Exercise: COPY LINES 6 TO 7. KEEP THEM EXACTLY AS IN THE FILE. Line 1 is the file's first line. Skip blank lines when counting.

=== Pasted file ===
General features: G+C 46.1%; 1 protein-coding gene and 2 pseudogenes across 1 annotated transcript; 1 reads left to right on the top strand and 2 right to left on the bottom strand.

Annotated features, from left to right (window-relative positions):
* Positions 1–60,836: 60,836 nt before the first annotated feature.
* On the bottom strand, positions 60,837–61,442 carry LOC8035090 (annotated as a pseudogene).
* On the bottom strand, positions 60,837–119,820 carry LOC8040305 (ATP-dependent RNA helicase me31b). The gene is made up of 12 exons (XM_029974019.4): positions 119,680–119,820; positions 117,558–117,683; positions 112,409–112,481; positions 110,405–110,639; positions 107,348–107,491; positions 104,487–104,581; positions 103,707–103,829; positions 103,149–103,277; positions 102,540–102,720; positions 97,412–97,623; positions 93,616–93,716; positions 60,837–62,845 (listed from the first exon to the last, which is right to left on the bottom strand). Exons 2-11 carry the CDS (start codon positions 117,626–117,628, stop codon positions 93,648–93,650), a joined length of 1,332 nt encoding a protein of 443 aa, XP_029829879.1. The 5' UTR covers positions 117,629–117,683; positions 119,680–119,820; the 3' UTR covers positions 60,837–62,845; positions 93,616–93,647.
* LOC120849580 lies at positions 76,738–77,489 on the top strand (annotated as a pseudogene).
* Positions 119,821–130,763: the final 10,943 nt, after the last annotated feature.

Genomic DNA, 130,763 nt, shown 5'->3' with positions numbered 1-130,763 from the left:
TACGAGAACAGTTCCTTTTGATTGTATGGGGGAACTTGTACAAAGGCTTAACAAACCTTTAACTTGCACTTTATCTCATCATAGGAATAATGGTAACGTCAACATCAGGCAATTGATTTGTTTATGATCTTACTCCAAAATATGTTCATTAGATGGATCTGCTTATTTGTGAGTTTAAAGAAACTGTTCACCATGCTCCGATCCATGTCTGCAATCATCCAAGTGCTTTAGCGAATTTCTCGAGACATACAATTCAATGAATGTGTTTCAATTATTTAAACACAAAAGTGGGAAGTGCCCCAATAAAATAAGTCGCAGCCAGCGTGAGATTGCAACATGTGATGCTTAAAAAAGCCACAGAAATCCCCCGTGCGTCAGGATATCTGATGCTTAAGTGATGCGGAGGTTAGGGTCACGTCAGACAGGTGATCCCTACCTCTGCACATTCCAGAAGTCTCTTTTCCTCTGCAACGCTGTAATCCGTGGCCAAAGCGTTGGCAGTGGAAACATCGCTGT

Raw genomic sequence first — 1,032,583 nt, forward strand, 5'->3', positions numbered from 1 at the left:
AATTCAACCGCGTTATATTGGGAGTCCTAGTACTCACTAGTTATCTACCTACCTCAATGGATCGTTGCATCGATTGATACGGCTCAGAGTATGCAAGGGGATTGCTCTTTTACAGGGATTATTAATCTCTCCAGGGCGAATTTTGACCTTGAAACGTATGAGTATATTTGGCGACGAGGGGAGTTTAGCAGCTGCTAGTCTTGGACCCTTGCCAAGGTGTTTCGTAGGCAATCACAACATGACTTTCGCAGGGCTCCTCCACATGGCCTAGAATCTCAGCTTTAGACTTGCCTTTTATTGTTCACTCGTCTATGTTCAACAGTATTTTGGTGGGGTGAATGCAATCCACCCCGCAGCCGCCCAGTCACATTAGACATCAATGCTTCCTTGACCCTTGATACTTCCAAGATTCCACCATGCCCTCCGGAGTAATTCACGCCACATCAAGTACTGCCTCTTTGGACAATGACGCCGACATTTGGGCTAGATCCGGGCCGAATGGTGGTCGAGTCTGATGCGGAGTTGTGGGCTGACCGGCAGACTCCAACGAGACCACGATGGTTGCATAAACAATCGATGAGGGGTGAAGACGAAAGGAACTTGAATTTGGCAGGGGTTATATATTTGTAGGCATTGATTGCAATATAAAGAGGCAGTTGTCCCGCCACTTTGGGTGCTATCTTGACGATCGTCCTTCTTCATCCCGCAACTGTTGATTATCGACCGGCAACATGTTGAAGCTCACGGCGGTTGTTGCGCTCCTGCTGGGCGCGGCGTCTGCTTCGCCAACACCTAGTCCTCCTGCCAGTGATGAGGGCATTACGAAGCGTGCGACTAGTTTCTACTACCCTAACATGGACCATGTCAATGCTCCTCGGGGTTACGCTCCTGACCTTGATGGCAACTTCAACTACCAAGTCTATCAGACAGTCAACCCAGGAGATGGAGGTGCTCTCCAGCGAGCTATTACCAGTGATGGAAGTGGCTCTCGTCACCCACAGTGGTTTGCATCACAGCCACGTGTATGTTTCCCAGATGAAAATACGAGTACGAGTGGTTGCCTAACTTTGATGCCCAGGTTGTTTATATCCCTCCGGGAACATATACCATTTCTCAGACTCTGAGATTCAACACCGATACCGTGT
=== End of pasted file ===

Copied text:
* LOC120849580 lies at positions 76,738–77,489 on the top strand (annotated as a pseudogene).
* Positions 119,821–130,763: the final 10,943 nt, after the last annotated feature.